And if you’re somewhat systematic about it, I think you’ll find it quicker, you know sooner rather than later you know it’s not a haphazard thing and having a piece string or a tape measure, I think as an engineer or as someone who’s going to record, I think you should have a tape measure. And you should have a just an old-fashioned pencil and a piece of paper and you take some notes. And if you do yourself a picture similar to this and where the red arrows are, you out the numbers there. You know, how many feet between the two overheads and the distance from the snare to the overhead. Then you’re building yourself a catalog. You’ll find it’s going to repeat itself more times than not, it’s going to be very close to the same measurements almost all the time regardless of where you at except for the height, that is the biggest thing that is going to change, the height of the mics.

Joshua: How does room sound play in to the mic placement?

Joseph: I would have to put it this way to you, what you’re really hearing and I think this is it, I’ve tried to come up with a quote, something that would have some kind of substantial meaning and the closest I could get to it was, “You’re hearing a room that just happens to have musicians playing it”. So you’re hearing the room, you’re going to hear the room and it’s how you game stage that’s going to dictate how much of the room you’re going to hear, there’s a certain amount that is just there, it’s going to happen because you’re in a room.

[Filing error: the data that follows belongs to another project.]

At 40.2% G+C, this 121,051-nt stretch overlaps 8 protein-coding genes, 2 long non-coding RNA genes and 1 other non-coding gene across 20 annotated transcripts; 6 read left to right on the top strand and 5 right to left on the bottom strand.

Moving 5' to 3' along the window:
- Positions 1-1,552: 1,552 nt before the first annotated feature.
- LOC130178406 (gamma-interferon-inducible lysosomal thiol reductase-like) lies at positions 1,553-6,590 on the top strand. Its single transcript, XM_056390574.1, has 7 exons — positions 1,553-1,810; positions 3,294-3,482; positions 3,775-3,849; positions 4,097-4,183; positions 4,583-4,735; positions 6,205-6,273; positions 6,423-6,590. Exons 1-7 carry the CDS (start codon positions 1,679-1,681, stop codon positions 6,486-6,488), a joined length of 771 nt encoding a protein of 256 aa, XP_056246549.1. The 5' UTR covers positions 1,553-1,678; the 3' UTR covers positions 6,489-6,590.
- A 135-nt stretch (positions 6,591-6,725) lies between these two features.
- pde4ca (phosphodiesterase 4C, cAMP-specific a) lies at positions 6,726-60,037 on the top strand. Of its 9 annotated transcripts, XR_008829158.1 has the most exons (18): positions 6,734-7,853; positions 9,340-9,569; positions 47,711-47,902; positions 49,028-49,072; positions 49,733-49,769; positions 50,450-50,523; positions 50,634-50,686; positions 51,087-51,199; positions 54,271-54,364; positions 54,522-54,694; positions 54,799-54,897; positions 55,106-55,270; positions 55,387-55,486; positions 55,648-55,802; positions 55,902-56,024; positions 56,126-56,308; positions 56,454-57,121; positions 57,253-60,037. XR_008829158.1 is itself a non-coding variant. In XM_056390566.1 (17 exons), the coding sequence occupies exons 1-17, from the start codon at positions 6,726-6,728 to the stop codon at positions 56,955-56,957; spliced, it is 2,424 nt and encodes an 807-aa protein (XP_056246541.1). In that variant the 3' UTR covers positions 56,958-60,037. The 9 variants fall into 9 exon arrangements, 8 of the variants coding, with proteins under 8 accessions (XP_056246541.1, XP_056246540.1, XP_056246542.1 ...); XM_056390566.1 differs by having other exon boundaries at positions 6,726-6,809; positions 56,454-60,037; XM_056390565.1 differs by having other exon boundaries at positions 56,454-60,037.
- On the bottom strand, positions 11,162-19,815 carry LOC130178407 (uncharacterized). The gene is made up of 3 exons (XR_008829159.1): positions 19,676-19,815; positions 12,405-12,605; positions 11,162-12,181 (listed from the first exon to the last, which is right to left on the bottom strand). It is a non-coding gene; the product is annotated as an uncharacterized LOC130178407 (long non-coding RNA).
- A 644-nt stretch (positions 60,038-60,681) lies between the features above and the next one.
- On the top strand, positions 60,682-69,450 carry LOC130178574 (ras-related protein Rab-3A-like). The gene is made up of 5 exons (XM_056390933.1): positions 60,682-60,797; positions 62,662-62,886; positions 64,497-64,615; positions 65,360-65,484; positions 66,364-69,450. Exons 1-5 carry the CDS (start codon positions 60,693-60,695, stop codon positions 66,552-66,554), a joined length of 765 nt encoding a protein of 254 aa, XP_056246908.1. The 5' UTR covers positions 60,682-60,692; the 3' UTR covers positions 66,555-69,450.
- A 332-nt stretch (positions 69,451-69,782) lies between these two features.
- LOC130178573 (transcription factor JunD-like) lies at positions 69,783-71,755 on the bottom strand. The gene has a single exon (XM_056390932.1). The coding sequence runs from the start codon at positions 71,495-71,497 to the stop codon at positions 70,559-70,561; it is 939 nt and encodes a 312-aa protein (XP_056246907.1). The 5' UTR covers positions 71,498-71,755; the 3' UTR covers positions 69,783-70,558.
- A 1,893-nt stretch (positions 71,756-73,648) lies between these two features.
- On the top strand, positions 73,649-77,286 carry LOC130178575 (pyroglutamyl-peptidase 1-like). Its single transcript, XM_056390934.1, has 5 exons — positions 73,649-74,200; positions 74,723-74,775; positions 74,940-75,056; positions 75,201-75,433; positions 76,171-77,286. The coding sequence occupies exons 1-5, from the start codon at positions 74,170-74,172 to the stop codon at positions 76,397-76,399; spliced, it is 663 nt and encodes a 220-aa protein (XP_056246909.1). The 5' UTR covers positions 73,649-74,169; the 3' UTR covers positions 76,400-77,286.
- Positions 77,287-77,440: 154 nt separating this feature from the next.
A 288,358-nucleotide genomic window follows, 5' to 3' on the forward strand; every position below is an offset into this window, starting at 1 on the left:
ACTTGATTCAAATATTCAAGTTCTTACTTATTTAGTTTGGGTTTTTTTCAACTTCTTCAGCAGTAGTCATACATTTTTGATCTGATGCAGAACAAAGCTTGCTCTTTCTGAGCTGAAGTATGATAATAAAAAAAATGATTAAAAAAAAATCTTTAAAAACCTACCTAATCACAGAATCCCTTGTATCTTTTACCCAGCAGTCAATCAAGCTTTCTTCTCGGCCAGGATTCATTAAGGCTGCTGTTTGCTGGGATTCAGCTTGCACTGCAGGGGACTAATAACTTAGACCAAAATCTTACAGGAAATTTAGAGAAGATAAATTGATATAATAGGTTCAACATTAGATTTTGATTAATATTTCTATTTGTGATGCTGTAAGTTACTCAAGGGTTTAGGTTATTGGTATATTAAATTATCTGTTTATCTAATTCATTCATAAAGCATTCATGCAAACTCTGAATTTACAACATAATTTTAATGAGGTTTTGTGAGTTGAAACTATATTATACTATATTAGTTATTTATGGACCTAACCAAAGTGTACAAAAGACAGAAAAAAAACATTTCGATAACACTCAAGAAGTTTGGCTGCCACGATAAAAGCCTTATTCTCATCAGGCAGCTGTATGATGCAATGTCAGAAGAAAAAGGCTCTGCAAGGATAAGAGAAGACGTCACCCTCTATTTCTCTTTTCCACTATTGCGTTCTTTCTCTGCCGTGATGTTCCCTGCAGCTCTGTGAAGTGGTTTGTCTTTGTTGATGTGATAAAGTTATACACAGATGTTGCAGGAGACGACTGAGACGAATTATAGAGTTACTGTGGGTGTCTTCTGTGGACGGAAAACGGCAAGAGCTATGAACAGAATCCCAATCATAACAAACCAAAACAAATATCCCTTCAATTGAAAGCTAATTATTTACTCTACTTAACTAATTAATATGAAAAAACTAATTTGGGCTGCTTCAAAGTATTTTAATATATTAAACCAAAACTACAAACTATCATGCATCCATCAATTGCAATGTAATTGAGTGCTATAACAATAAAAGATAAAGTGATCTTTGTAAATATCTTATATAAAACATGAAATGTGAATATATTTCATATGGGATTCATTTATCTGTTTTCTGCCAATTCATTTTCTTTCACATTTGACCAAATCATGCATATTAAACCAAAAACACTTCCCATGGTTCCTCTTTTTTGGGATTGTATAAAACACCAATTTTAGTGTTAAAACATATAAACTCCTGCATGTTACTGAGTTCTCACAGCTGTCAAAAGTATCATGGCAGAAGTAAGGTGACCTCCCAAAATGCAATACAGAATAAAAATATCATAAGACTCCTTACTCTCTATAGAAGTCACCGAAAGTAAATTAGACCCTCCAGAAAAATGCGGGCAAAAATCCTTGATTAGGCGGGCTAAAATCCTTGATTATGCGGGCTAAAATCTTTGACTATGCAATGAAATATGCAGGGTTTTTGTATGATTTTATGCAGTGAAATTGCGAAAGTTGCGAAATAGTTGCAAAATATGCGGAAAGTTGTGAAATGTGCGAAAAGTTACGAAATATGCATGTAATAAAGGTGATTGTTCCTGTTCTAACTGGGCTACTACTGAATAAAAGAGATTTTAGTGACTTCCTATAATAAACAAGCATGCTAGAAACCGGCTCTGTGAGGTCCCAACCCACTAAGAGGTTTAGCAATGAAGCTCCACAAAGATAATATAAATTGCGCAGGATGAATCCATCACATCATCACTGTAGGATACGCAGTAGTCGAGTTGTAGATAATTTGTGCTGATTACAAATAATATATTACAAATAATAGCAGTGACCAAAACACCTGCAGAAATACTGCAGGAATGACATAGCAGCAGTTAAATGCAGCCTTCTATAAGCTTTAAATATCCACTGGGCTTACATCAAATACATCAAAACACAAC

If you are light-handed on your preamps and whether you’re using a Tascam 1800 and you’re going direct into your converter, it doesn’t really matter. If you’re light handed on those preamps and keep your waveform in the sweet spot somewhere around, in Pro Tools for me it’s ten, I look at the 10 decibel mark, you know the minus ten. And you know in my Pro Tools I just look at that meter you know the fader. I look at the fader there and if its right around minus 10, minus 12, I’m okay with that as an average sound. I don’t really like it peaking past minus 6 and I work with that ratio, minus 10 to minus 6, that four decibel ratio. I look at that same span and if I’m getting too much room sound, I drop it down.

If I turn my gain structure down too far, what I’ll end up with is more room sound because then I’ll have a tendency to compress more to get what I want, possibly. Does that make sense to you Joshua?

Joshua: Yes, so what would be like, I get that, because there’s this thing like a desirable room sound in that?

Joseph: Is there such thing as a desirable room sound? It’s going to, you know, if you record a heavy metal I wouldn’t worry about.

Joshua: What’s that?

Joseph: I said, if, you know, I don’t write in heavy metal lovers. If you’re recording heavy metal you’re not going to have to really worry about the room sound. If you’re recording jazz where you’ve got a lot of air involved, then you’re going to definitely notice the room sound.

In Summary

To learn more about room acoustics and how drums interact with your room, please sign up to download our free ebooks and video series on room acoustics here. And please let me know if you have any questions at any time.

Dennis Foley

Dennis Foley

I am an acoustic engineer with over 30 years’ experience in the business. My technology has been used in Electric Lady Land Studios, Sony Music of New York, Cello Music and Films founded by Mark Levinson, and Saltmines Studios in Mesa, Arizona, along with hundreds of others.

Leave a Reply

This site uses Akismet to reduce spam. Learn how your comment data is processed.